The emphasis on standards in education fully supports the inclusion of VL across the curriculum, and I give my students opportunities to explore the standards in order to identify where VL is explicitly stated and where it is implied. Once this is done, students can begin to design content area learning experiences with a VL basis. This is done in all content areas and can be accomplished at all grade levels.
Visual Literacy Skills and Standard Alignment
A few easy to integrate activities are included in order to demonstrate how content and VL can be aligned to help students develop in both areas simultaneously. The following suggestions can certainly be adapted across content and grade levels. Included are the grade level, the number related to the Common Core State Standards (CCSS), a brief description of the activity, and the means for measuring VL.
Pre-reading Level: (CCSS K.RL. & RI.1, 2, 3, & 7)
- Have students tell the story of a picture book; ask questions:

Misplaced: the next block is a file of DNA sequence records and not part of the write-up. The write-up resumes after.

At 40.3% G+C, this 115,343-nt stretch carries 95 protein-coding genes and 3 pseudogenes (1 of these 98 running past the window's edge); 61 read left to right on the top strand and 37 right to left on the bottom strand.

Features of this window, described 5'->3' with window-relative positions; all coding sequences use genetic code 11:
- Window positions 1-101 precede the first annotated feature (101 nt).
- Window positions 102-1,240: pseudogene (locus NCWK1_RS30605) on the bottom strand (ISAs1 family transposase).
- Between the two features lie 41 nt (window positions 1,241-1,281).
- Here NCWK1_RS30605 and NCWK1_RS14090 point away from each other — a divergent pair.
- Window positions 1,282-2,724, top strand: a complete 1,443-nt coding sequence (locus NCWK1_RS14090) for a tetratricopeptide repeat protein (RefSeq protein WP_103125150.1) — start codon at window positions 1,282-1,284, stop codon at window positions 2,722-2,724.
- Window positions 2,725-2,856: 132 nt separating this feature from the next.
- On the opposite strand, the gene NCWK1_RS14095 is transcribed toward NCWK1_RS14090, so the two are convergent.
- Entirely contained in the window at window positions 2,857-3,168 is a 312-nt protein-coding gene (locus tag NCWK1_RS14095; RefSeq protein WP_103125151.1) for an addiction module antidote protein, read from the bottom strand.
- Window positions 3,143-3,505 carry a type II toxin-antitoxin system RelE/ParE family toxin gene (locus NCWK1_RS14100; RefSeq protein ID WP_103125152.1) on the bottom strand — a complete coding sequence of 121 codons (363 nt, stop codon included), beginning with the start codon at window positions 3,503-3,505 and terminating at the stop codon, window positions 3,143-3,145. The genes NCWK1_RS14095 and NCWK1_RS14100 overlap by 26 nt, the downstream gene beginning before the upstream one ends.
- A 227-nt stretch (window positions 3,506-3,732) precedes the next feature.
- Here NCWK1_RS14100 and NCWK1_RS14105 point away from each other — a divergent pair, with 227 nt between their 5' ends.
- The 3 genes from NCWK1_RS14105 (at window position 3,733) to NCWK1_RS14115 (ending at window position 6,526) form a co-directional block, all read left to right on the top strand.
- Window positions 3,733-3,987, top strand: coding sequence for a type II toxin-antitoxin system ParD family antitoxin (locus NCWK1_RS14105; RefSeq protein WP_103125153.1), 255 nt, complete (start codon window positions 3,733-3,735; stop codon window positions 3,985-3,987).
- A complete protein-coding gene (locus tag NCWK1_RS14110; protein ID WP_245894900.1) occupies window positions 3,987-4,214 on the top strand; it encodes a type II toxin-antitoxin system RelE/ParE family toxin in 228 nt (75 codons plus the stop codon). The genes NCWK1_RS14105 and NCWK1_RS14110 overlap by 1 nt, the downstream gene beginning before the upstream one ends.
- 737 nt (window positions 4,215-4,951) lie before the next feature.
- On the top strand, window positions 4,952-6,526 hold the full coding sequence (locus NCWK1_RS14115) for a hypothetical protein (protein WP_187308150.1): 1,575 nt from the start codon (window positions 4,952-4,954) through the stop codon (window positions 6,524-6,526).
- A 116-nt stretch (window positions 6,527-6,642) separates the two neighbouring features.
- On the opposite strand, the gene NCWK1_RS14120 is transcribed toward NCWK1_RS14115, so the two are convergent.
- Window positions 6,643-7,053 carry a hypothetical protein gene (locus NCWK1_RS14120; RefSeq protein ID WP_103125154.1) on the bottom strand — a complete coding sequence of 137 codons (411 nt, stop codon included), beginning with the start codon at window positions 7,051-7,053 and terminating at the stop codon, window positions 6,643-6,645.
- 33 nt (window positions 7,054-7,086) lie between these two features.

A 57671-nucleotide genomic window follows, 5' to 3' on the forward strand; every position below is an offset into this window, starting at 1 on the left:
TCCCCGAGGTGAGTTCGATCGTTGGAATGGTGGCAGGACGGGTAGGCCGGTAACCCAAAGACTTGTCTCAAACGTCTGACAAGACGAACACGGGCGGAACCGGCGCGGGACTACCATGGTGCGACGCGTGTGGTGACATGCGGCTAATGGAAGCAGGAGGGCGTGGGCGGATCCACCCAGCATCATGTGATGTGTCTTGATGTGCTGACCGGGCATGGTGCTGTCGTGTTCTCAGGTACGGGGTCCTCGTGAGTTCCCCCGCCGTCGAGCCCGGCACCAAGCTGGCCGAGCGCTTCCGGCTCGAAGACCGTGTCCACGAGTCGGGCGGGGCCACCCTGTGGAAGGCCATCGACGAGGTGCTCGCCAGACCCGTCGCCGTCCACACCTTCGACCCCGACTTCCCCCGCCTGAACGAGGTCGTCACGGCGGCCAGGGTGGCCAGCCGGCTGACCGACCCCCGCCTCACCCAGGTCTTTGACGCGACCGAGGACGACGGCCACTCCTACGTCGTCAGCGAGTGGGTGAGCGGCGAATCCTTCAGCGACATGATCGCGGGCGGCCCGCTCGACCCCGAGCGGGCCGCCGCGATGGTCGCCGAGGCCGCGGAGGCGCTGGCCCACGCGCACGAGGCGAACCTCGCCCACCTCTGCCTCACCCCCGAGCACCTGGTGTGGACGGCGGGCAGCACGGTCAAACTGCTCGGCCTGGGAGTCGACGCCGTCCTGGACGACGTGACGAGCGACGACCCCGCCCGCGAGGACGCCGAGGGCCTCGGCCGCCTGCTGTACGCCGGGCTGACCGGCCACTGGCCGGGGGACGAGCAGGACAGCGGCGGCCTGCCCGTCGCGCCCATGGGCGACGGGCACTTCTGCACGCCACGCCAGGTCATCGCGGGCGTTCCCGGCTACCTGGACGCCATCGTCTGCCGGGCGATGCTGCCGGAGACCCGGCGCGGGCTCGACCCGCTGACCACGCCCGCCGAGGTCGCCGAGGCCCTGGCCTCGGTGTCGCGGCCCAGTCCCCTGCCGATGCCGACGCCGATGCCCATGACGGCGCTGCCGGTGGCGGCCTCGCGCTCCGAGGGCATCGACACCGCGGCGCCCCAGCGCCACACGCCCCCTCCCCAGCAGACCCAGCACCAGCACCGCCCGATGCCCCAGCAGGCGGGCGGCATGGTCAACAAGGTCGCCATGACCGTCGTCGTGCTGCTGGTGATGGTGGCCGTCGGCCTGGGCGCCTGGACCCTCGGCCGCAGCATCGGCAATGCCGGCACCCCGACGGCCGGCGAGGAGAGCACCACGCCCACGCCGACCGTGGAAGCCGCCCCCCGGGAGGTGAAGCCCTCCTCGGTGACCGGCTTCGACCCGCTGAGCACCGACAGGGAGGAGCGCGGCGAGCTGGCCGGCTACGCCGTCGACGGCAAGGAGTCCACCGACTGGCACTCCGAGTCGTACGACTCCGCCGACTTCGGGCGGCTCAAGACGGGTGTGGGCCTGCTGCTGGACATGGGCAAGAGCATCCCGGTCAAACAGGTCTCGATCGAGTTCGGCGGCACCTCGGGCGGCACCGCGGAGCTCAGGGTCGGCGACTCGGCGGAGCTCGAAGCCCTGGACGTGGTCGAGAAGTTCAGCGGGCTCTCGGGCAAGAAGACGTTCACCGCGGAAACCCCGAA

- “Why did you decide to tell that part of the story that way?”
- “How do you know that happened?”
- Measure if they are able to support their story with elements of the pictures
- Measure their reasoning skills as they answer the questions
Early Elementary: (CCSS 3.RL.7 & 3.RI.7)
- Explore the elements of design
- Ask students to use those concepts and terms to analyze the illustrations in a picture book & how those illustrations reinforce the story told in words
- Choose an illustrator who includes many elements
- Assess on their ability to name specific elements correctly & to accurately use those elements to support their ideas
Middle School: (CCSS 7.RL.7 & RI.7)
- Provide a piece of writing (poem, narrative, informative) that is descriptive in nature
- Have students rewrite the passage in a paraphrased manner (to check for understanding)
- Provide a picture that shows essentially the same thing as the writing
- Discuss the similarities and differences
- Ask, “Is one form more effective than the others?”
- Measure the student’s ability to provide an image that is closely related to the text
- Measure the student’s ability to provide evidence for the choices s/he has made
High School—(CCSS 11-12.RI.1, RI.2, RI.7, W.2, W.7, W.8, W.10)
- Explain Picture This: Representing Others
- from Faigley, George, Palchik, & Selfe, 2004, Picturing Texts (pp. 304-305)
- Have students conduct a content analysis of how their student body is represented through images in various publications (yearbooks, websites, newspapers)